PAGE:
Ha! No. Now you have changed the subject from building a GUI to web stacks, including a database, a web server framework and a particular JS GUI framework. MEAN can also include build systems, packaging systems, language translators, testing frame works, etc. See the whole mess here: http://mean.io/If you think that using Node won't result in the same mess as other web stacks, you have quite a MEAN journey of discovery waiting for you
The problem isn't their "truth", it's that they're one-sided. It's easy to point out only the positive things you see when you argue in favor of something. It's better for everyone to do a more complete analysis before picking a solution.
Again, it's not just about the view layer. There is no such thing as a singular "web interface" GUI. What you have is an HTML resource that transacts with an HTTP server in some fashion. How easy either of those are to create depends greatly on your choice of web stack (or the choice to not use one).1) Yes, creating a GUI in modern GUI builders can be easy too. My experience of these recently is limited to qtcreator and Lazarus and there I would say they are still not as easy as a web interface.
Uh, that's actually the controller layer. Again, the real issue is what really needs to be done. If it can be better accomplished by something other than HTTP, I say it's a good idea to see what other tools are out there to get the job done.6) Yes, I'm focusing on the view layer. How to get those buttons, dialogs, images, etc onto a screen and user input back to an application. Beyond that it's up to you. Making interactions stateful over HTTP is not rocket science.
That's the way the web works these days, though: you have to expend effort to avoid the bloat. You pretty much can't separate "building a GUI" from an underlying web stack unless you plan on coding all your HTML by hand. I eagerly await the alternative "truth" that either you can offer or the OP can develop that doesn't involve a lot of extra libraries to make the web GUI work.Ha! No. Now you have changed the subject from building a GUI to web stacks, including a database, a web server framework and a particular JS GUI framework. MEAN can also include build systems, packaging systems, language translators, testing frame works, etc. See the whole mess here: http://mean.io/If you think that using Node won't result in the same mess as other web stacks, you have quite a MEAN journey of discovery waiting for you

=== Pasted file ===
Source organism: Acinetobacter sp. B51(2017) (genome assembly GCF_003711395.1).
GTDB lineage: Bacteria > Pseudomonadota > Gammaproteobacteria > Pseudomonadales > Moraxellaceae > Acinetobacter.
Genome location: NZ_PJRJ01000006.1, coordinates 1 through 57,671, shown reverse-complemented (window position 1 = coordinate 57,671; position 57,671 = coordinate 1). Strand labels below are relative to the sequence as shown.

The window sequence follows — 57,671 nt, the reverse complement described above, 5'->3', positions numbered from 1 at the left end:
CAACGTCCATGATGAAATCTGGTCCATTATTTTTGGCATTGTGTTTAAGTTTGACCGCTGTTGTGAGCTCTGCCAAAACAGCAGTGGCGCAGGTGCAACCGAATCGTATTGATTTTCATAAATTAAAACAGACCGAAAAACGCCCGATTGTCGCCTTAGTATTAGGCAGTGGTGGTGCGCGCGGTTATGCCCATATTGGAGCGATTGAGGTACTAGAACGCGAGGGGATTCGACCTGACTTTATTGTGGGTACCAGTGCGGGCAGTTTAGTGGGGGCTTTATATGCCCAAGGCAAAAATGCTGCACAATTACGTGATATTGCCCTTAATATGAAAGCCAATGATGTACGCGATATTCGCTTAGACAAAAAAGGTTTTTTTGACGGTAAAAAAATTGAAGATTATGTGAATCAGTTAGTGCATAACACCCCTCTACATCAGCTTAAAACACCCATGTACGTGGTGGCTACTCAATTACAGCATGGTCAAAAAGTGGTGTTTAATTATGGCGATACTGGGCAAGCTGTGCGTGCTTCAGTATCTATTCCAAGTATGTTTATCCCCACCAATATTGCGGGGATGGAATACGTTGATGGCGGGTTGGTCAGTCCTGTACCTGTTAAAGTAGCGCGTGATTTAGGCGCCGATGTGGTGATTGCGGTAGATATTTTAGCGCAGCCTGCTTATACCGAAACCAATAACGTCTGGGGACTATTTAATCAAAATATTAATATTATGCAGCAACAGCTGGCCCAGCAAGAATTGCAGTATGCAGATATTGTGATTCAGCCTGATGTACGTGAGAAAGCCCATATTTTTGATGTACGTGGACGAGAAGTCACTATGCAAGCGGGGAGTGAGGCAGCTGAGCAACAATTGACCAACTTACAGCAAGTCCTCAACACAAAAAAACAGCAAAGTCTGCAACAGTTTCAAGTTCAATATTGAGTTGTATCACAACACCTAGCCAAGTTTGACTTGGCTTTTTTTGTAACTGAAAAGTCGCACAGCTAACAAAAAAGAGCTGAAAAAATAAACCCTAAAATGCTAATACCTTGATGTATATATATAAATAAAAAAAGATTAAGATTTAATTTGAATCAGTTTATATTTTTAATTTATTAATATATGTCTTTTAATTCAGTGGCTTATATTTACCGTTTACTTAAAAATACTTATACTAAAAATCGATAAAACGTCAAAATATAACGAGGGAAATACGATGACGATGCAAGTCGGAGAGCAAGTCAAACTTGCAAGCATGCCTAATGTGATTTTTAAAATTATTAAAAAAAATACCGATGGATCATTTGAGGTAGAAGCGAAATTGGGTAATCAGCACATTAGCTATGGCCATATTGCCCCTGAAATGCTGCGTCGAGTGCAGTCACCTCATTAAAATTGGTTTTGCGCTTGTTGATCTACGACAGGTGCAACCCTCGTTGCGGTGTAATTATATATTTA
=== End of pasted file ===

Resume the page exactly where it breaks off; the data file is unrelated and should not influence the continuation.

Personally I try to avoid all of that as much as possible. Most of it is not required for small hobby projects. Most of it I loath anyway.
I'm not interested in mindless bullet point lists. I want to solve problems. Other than saying they want a web page, I see nothing in the OP's description that actually requires one or even tips the scales in favor of one. There are many ways to set up the code that models "configuration and control of some apps on a Pi". There are many ways to control them other than a web API. There are many ways to access those controllers other than an HTML interface. My point remains that the root problem still needs to be specified and solved. To jump straight to "use a web GUI" as a default solution is just bad advice.Yes, there are other great solutions out there. Please indicate one that checks all the points of my list of web interface features.
I started by requesting a way of making a web gui that wouldn't suck.droleary wrote: ↑Sun Aug 05, 2018 3:35 pmThere are many ways to set up the code that models "configuration and control of some apps on a Pi". There are many ways to control them other than a web API. There are many ways to access those controllers other than an HTML interface. My point remains that the root problem still needs to be specified and solved. To jump straight to "use a web GUI" as a default solution is just bad advice.
And the answer, HTML + CSS, has been given, but it's useless to spend any time on the view layer until you've figured out a workable solution to the actual problem at hand. Anything can be given a web GUI, to whatever degree of non-suckage you wish, depending on how much work you want to put into it yourself. There are even platforms like Adafruit IO that you could leverage, which offers a web on top of MQTT. What's going to work best for you is pure guesswork until you get more specific on what you want to do.
I'd be surprised if there weren't already a solution to that out there (e.g., have the RPi configured to act as an AP by default so that a user can connect and give it the "real" network settings). If it has a web interface, odds are still pretty good that it's going to be built on a particular web stack, and that's what you're going to need to get working in full despite only a fraction of the code being needed to do the actual network setup. I'm simply advocating for a more lightweight solution, but if that doesn't interest you, so be it.What needs to be controlled? I'm not entirely clear on that, but since the device is a headless Pi 3 the usual initial chicken-and-the-egg network setup step is part of it.
.Uh, that's actually the controller layer.
I do agree. Analyse the problem requirements first. The select a solution. A user interface solution can range from a LED and a push button to a 3D animated data presentation.Again, the real issue is what really needs to be done. If it can be better accomplished by something other than HTTP, I say it's a good idea to see what other tools are out there to get the job done.
I never even implied that. My "notion" is simply that the web should not be the first/default choice when it comes to developing software solutions. That's it.